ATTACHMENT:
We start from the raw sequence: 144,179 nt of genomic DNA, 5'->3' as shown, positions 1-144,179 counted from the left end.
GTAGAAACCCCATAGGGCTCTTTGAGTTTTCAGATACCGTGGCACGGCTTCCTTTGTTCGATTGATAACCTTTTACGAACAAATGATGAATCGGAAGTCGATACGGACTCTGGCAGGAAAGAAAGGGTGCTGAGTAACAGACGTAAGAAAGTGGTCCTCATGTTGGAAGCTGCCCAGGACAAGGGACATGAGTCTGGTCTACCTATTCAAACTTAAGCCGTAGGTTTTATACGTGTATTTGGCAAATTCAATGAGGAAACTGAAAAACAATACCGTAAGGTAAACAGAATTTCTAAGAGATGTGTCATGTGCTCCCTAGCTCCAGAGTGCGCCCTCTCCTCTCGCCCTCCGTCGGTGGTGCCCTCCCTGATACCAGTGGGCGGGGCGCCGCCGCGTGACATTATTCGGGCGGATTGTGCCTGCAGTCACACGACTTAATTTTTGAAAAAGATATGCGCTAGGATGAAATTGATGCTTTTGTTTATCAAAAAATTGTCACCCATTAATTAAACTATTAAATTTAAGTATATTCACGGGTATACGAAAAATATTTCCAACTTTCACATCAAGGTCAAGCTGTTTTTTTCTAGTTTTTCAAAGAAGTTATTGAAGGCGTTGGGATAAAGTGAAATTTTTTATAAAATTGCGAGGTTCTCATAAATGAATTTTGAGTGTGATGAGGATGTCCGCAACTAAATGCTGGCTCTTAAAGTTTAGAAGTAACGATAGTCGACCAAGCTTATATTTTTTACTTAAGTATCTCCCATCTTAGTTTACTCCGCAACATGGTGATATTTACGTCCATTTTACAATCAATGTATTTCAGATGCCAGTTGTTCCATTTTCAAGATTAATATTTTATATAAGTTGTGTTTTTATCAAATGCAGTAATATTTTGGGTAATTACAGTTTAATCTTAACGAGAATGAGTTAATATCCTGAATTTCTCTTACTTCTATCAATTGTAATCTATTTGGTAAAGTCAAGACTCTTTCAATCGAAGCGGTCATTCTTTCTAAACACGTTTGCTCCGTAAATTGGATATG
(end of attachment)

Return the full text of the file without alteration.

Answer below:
We start from the raw sequence: 144,179 nt of genomic DNA, 5'->3' as shown, positions 1-144,179 counted from the left end.
GTAGAAACCCCATAGGGCTCTTTGAGTTTTCAGATACCGTGGCACGGCTTCCTTTGTTCGATTGATAACCTTTTACGAACAAATGATGAATCGGAAGTCGATACGGACTCTGGCAGGAAAGAAAGGGTGCTGAGTAACAGACGTAAGAAAGTGGTCCTCATGTTGGAAGCTGCCCAGGACAAGGGACATGAGTCTGGTCTACCTATTCAAACTTAAGCCGTAGGTTTTATACGTGTATTTGGCAAATTCAATGAGGAAACTGAAAAACAATACCGTAAGGTAAACAGAATTTCTAAGAGATGTGTCATGTGCTCCCTAGCTCCAGAGTGCGCCCTCTCCTCTCGCCCTCCGTCGGTGGTGCCCTCCCTGATACCAGTGGGCGGGGCGCCGCCGCGTGACATTATTCGGGCGGATTGTGCCTGCAGTCACACGACTTAATTTTTGAAAAAGATATGCGCTAGGATGAAATTGATGCTTTTGTTTATCAAAAAATTGTCACCCATTAATTAAACTATTAAATTTAAGTATATTCACGGGTATACGAAAAATATTTCCAACTTTCACATCAAGGTCAAGCTGTTTTTTTCTAGTTTTTCAAAGAAGTTATTGAAGGCGTTGGGATAAAGTGAAATTTTTTATAAAATTGCGAGGTTCTCATAAATGAATTTTGAGTGTGATGAGGATGTCCGCAACTAAATGCTGGCTCTTAAAGTTTAGAAGTAACGATAGTCGACCAAGCTTATATTTTTTACTTAAGTATCTCCCATCTTAGTTTACTCCGCAACATGGTGATATTTACGTCCATTTTACAATCAATGTATTTCAGATGCCAGTTGTTCCATTTTCAAGATTAATATTTTATATAAGTTGTGTTTTTATCAAATGCAGTAATATTTTGGGTAATTACAGTTTAATCTTAACGAGAATGAGTTAATATCCTGAATTTCTCTTACTTCTATCAATTGTAATCTATTTGGTAAAGTCAAGACTCTTTCAATCGAAGCGGTCATTCTTTCTAAACACGTTTGCTCCGTAAATTGGATATG